Decrying its effects on the U.S. manufacturing industry, Susan Houseman writing for the Center on Budget and Policy Priorities’ “Full Employment” initiative has called for a reduction in the United States’ high corporate income taxA corporate income tax (CIT) is levied by federal and state governments on business profits. Many companies are not subject to the CIT because they are taxed as pass-through businesses, with income reportable under the individual income tax. rate:
“High U.S. statutory corporate income taxA tax is a mandatory payment or charge collected by local, state, and national governments from individuals or businesses to cover the costs of general government services, goods, and activities. rates, which in the top bracket are 39 percent when federal and state taxes are combined, also have dampened job growth in the United States. While the income tax rates companies actually pay can be considerably lower, among manufacturing firms in recent years the average effective tax rate for those headquartered in the United States was 26 percent, one of the highest in the world and 11 percentage points higher than the average effective rate for manufacturers headquartered in tax havens. In response to such differences, some American companies have moved their corporate headquarters overseas. Moreover, relatively high marginal U.S. corporate tax rates give multinational companies a strong incentive to hold or reinvest their foreign earnings overseas. Significantly lowering corporate income taxes in a revenue-neutral way by eliminating deductions and simplifying the tax code enjoys broad bipartisan support. While such reform is not specific to manufacturing, it is important to revitalizing the sector.”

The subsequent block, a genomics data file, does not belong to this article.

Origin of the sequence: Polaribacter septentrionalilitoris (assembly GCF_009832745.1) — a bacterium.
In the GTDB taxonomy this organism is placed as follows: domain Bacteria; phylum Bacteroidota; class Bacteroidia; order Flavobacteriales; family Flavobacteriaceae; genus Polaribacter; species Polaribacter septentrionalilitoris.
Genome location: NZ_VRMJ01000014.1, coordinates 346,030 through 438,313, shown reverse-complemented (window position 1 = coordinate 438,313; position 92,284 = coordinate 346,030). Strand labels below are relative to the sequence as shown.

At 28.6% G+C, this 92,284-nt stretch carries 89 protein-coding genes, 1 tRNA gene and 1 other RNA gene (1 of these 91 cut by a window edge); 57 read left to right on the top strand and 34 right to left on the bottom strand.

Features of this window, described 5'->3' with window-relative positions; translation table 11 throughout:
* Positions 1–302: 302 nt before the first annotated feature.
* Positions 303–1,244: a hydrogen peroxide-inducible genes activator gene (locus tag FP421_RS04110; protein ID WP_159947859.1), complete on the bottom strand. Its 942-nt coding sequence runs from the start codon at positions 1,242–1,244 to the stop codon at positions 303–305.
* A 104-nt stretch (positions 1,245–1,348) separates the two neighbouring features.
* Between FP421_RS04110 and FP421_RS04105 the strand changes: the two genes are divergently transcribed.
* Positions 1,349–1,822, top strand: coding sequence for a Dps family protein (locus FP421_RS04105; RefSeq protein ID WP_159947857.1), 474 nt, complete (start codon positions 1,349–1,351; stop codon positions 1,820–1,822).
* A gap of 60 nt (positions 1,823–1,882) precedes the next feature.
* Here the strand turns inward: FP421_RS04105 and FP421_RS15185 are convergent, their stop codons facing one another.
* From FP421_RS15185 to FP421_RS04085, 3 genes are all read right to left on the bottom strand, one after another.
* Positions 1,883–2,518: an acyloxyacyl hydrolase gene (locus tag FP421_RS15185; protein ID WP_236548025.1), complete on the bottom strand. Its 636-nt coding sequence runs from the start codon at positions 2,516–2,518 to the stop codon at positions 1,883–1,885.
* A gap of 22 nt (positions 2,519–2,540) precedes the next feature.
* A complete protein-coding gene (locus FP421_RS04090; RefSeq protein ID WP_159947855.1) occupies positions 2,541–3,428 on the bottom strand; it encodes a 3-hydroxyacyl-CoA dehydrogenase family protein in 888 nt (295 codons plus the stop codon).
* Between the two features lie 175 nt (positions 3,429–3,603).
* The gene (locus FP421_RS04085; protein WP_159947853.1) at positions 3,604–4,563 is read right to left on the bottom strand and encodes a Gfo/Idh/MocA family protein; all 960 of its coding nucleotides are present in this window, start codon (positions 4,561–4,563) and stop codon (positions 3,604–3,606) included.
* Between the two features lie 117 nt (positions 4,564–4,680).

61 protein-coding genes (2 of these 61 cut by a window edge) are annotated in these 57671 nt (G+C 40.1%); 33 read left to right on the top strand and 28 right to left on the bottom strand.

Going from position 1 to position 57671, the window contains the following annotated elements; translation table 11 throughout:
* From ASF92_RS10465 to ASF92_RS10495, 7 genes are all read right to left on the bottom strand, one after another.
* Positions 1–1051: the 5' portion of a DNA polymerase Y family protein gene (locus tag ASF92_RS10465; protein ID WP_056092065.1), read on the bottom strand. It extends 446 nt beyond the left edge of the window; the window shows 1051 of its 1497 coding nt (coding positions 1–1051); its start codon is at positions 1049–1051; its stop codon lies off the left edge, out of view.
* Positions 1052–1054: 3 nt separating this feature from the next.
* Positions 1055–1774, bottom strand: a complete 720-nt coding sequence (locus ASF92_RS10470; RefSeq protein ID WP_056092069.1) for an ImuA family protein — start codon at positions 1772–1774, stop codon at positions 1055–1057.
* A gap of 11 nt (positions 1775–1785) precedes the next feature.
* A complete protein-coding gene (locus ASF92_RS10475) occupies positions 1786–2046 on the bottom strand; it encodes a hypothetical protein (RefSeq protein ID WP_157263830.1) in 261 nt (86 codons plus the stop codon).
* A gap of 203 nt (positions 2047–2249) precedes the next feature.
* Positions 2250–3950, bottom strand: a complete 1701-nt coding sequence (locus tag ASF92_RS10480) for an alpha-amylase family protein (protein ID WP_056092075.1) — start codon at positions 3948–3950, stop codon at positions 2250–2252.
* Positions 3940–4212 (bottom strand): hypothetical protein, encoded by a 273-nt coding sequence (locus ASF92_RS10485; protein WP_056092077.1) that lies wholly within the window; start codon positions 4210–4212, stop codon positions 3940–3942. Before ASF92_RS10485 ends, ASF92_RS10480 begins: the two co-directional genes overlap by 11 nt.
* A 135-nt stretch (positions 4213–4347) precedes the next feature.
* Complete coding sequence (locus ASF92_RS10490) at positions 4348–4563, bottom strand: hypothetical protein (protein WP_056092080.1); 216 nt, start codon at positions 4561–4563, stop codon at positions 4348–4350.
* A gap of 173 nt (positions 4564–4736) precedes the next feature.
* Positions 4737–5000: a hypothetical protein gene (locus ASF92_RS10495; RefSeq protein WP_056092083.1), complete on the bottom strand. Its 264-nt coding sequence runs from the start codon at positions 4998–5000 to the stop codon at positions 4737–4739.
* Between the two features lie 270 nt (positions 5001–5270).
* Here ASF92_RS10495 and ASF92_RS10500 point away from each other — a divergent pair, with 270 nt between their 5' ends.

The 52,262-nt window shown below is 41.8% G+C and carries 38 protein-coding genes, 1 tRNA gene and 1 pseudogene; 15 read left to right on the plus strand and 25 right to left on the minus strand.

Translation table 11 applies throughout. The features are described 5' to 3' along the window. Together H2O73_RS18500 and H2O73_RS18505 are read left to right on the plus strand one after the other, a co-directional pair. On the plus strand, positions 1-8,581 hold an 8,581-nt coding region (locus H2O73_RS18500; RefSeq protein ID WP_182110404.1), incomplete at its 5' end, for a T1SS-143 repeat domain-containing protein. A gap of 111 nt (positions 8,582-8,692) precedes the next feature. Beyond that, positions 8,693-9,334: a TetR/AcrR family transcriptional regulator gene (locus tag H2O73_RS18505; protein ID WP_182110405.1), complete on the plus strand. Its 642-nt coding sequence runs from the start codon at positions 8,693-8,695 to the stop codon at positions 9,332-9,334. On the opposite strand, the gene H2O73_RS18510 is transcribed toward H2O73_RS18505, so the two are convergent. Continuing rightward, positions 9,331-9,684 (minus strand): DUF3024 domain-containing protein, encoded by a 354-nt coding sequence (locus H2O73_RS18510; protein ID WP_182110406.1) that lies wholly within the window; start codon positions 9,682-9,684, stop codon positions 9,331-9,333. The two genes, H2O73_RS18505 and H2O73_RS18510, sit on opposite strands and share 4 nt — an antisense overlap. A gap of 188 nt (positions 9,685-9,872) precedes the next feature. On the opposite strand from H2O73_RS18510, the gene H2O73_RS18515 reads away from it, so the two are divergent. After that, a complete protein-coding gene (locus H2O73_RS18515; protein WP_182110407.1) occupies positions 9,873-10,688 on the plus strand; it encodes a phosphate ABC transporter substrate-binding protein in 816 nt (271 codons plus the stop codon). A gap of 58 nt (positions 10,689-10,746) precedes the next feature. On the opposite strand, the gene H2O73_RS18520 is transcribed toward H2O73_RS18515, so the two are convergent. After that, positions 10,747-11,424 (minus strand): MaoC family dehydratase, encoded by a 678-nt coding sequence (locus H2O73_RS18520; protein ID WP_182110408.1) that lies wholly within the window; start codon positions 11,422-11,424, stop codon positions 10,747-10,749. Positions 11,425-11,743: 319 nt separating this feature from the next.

We agree: the rate should be lower. The 39.1 percent combined corporate income tax rate puts U.S. corporations (manufacturers or not) at a competitive disadvantage. Corporations headquartered in the 33 other industrialized countries face an average rate of 25 percent. Lowering the U.S. corporate income tax rate would improve the competitiveness of all U.S. corporations, reduce the cost of capital, and lead to higher level of employment, as CBPP argues.
All that being said, we should be careful about “revenue neutral” corporate tax reform. Even if we lower the corporate rate and pay for it by eliminating deductions we may end up hurting the economy. This is especially true for manufacturers if the government lengthens asset lives, as some recent tax reform plans have suggested. Manufacturing is a capital intensive industry and lengthening assets lives and moving farther from full expensingFull expensing allows businesses to immediately deduct the full cost of certain investments in new or improved technology, equipment, or buildings. It alleviates a bias in the tax code and incentivizes companies to invest more, which, in the long run, raises worker productivity, boosts wages, and creates more jobs. will harm their competitiveness even with a lower corporate tax rate.